The Lawrence Hall of Science
The public science center of the University of California, Berkeley.
10:00 a.m.–5:00 p.m.
Closed December 24 & 25
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The Sun is an essential source light, energy and warmth required to sustain life on Earth. However, in a modern world reliant on large-scale power grids and increasingly important space-based technology, solar activity can potentially wreak havoc on our global infrastructure. The Sun continuously ejects huge amounts of highly energetic, electrically charged particles into space, known as the ‘solar wind’. When the solar wind reaches Earth, it interacts with our planet’s geomagnetic field in extremely complex ways, posing a danger to technological infrastructure such as satellites, power grids and communications. We call this phenomenon ‘Space Weather’.
This talk will guide you through the origins and journey of the Solar Wind from the Sun to the Earth, describing some of these complex interactions and why they are so concerning for us here on Earth. Finally, what are scientists, such as those at UC Berkeley’s Space Science Laboratory, doing to help understand, predict, and mitigate the effects of space weather?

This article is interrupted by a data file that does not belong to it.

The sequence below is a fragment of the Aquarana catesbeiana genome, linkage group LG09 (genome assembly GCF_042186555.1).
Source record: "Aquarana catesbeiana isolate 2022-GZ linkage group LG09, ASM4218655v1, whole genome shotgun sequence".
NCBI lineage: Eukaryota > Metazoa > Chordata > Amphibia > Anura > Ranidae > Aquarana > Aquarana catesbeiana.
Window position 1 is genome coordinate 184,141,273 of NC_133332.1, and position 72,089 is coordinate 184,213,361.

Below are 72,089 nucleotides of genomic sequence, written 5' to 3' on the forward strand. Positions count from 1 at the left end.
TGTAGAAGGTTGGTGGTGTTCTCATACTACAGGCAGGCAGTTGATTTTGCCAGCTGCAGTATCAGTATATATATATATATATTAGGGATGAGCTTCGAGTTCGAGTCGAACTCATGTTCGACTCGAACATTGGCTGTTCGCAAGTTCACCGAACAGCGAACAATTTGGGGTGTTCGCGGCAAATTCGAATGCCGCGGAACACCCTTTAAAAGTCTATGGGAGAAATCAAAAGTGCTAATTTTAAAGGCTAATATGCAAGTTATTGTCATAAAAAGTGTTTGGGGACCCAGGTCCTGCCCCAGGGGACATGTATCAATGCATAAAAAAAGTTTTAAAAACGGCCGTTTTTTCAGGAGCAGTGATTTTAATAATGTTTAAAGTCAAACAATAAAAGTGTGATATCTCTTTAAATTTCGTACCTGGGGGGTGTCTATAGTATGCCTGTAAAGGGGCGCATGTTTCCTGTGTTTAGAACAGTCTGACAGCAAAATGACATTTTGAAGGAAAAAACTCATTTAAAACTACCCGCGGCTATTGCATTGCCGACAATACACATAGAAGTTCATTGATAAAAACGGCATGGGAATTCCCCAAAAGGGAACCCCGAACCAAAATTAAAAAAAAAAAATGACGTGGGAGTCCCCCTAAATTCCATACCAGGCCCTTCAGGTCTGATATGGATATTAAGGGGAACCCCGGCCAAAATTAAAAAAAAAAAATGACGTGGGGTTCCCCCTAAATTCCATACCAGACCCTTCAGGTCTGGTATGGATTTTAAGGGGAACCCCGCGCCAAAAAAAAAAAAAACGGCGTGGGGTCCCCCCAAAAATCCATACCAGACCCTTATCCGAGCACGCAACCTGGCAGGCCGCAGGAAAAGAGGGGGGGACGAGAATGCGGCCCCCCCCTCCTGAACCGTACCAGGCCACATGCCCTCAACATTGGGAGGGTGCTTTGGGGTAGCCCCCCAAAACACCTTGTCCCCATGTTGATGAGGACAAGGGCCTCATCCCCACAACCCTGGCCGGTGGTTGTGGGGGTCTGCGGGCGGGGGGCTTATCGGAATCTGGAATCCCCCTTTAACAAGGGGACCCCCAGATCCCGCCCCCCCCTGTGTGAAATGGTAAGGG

Dr. Sam Walton
Sam completed his studies in the United Kingdom, Graduating with a Master’s degree in Physics with Astrophysics from the University of Leicester in 2018, before going on to obtain a PhD in the Space Sciences at University College London’s Mullard Space Science Laboratory, in August 2022. Sam’s research centers around understanding the Van Allen radiation belts, a highly dynamic, doughnut-shaped band of extremely energetic electrons surrounding the Earth, and a key piece of the 'space weather’ puzzle. Sam is now doing his research at the Space Sciences Laboratory at the University of California, Berkeley as a postdoctoral scholar.
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